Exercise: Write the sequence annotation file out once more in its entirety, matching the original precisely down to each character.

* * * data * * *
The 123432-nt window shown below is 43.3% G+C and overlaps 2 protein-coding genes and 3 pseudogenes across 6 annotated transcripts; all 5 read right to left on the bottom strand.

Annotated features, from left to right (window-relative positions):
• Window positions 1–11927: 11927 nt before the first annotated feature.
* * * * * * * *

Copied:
The 123432-nt window shown below is 43.3% G+C and overlaps 2 protein-coding genes and 3 pseudogenes across 6 annotated transcripts; all 5 read right to left on the bottom strand.

Annotated features, from left to right (window-relative positions):
• Window positions 1–11927: 11927 nt before the first annotated feature.